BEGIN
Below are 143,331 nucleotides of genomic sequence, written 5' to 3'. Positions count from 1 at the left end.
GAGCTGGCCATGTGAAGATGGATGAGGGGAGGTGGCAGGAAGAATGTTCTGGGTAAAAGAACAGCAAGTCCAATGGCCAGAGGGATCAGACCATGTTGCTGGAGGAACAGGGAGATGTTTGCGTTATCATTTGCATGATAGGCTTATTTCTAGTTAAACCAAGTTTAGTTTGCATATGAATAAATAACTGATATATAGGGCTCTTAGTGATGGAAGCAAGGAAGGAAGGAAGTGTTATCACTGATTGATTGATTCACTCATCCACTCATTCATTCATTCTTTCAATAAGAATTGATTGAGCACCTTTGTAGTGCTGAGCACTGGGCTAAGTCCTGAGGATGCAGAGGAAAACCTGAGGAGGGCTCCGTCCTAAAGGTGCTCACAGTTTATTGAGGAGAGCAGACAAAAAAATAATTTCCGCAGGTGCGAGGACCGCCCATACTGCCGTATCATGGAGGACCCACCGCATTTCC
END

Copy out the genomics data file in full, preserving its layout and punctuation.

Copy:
Below are 143,331 nucleotides of genomic sequence, written 5' to 3'. Positions count from 1 at the left end.
GAGCTGGCCATGTGAAGATGGATGAGGGGAGGTGGCAGGAAGAATGTTCTGGGTAAAAGAACAGCAAGTCCAATGGCCAGAGGGATCAGACCATGTTGCTGGAGGAACAGGGAGATGTTTGCGTTATCATTTGCATGATAGGCTTATTTCTAGTTAAACCAAGTTTAGTTTGCATATGAATAAATAACTGATATATAGGGCTCTTAGTGATGGAAGCAAGGAAGGAAGGAAGTGTTATCACTGATTGATTGATTCACTCATCCACTCATTCATTCATTCTTTCAATAAGAATTGATTGAGCACCTTTGTAGTGCTGAGCACTGGGCTAAGTCCTGAGGATGCAGAGGAAAACCTGAGGAGGGCTCCGTCCTAAAGGTGCTCACAGTTTATTGAGGAGAGCAGACAAAAAAATAATTTCCGCAGGTGCGAGGACCGCCCATACTGCCGTATCATGGAGGACCCACCGCATTTCC